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Former Bell administrator Robert Rizzo pleads guilty to tax charges

Courts and the JudiciaryJustice SystemCrime, Law and Justice

Robert Rizzo, the former city manager of Bell who already has pleaded no contest to 69 corruption felonies, pleaded guilty Monday to federal tax charges in which he claimed more than $770,000 in phony losses, mostly on his horse ranch.

Rizzo was dressed in a blue blazer and gray pants, as he has been for nearly all his court appearances. His hair, dyed brown when he was illegally receiving $1.5 million in annual compensation from Bell, is gray.

He agreed last month to plead guilty to one count each of conspiracy to commit tax fraud and making a false income tax return.

On Monday, he replied, "Yes, your honor" 76 times to Chief U.S. District Judge George King, but other than that, he offered few words during the half-hour hearing.

Rizzo faces a maximum of eight years in prison and a $500,000 fine, but the plea is part of his attorney's strategy to ensure he serves his time in a federal institution for nonviolent offenders, often called "country club" prisons, rather than spending some of it in a state facility where he would mix with violent felons.

When Rizzo unexpectedly walked into Superior Court Judge Kathleen Kennedy's courtroom in October to plead on the corruption charges, Kennedy said she would sentence him to 10 to 12 years in prison, which means he probably would serve half that time.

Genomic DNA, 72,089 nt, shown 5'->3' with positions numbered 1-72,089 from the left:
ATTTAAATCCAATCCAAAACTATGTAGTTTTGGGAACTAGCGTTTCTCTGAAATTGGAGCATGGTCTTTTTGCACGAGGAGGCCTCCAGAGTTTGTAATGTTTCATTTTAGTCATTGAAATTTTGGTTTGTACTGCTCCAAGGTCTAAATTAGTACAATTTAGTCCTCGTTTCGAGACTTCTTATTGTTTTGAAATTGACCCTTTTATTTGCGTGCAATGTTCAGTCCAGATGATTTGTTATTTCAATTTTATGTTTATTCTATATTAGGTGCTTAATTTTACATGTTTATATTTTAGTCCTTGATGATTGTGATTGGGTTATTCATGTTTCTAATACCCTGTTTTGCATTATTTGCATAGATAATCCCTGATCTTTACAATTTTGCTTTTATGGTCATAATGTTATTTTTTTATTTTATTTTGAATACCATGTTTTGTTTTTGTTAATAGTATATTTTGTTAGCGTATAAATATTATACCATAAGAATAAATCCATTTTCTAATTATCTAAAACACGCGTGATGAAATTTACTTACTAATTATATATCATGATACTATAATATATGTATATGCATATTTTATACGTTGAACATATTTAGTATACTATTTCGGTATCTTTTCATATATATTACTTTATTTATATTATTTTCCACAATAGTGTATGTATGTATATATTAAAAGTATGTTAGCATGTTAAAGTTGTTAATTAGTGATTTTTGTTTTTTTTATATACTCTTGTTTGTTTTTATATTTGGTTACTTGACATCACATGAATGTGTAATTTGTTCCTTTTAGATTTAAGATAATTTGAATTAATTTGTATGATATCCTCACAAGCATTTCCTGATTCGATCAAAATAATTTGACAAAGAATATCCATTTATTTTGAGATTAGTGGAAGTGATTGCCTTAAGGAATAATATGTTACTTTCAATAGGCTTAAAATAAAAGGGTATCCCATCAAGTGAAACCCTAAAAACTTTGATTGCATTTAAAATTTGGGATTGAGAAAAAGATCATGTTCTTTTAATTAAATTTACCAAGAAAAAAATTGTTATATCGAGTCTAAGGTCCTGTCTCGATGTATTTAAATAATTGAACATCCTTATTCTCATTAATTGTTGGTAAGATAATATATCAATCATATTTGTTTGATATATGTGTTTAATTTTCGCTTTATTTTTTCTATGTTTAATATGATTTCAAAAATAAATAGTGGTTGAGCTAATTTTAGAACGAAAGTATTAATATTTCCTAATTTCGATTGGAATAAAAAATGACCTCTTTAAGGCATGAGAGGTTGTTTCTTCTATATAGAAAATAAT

Rizzo's attorney continued his surprises when he revealed his client would be pleading guilty to federal tax charges. Kennedy agreed that Rizzo could serve his sentences concurrently, in federal custody.

Angela Spaccia, Bell's former assistant city manager who was convicted of 11 corruption felonies last month, has not been charged in the tax case, although she is prominently mentioned in the charging documents.

Spaccia is scheduled for sentencing on the corruption charges next week. She was taken into custody immediately after the jury verdict was read, while Rizzo remains free on $2-million bail.

James Spertus, Rizzo's attorney, said "it would be shocking" if Spaccia is not indicted on the tax charges by the spring. The U.S. attorney's office declined to comment.

Harland Braun, Spaccia's attorney, said Spertus "outmaneuvered" federal prosecutors.

He said that if Rizzo serves the sentences at the same time, the man whose name became synonymous with government corruption will not end up spending any extra time in prison for his crimes in Bell.

Rizzo is scheduled for sentencing on the tax charges March 10. He will be sentenced two days later on the corruption charges, a timetable that will allow Kennedy to send him into federal custody.

According to court documents, from 2006 through 2009, Rizzo claimed illegal losses of $571,530 on his ranch outside Seattle, which he falsely said was rental property.

In 2009 and 2010, according to the plea agreement, Rizzo illegally was paid more than $200,000 for personal expenses from a corporation he set up, including more than $120,000 he paid for work in his Huntington Beach home.

jeff.gottlieb@latimes.com

Copyright © 2014, Los Angeles Times
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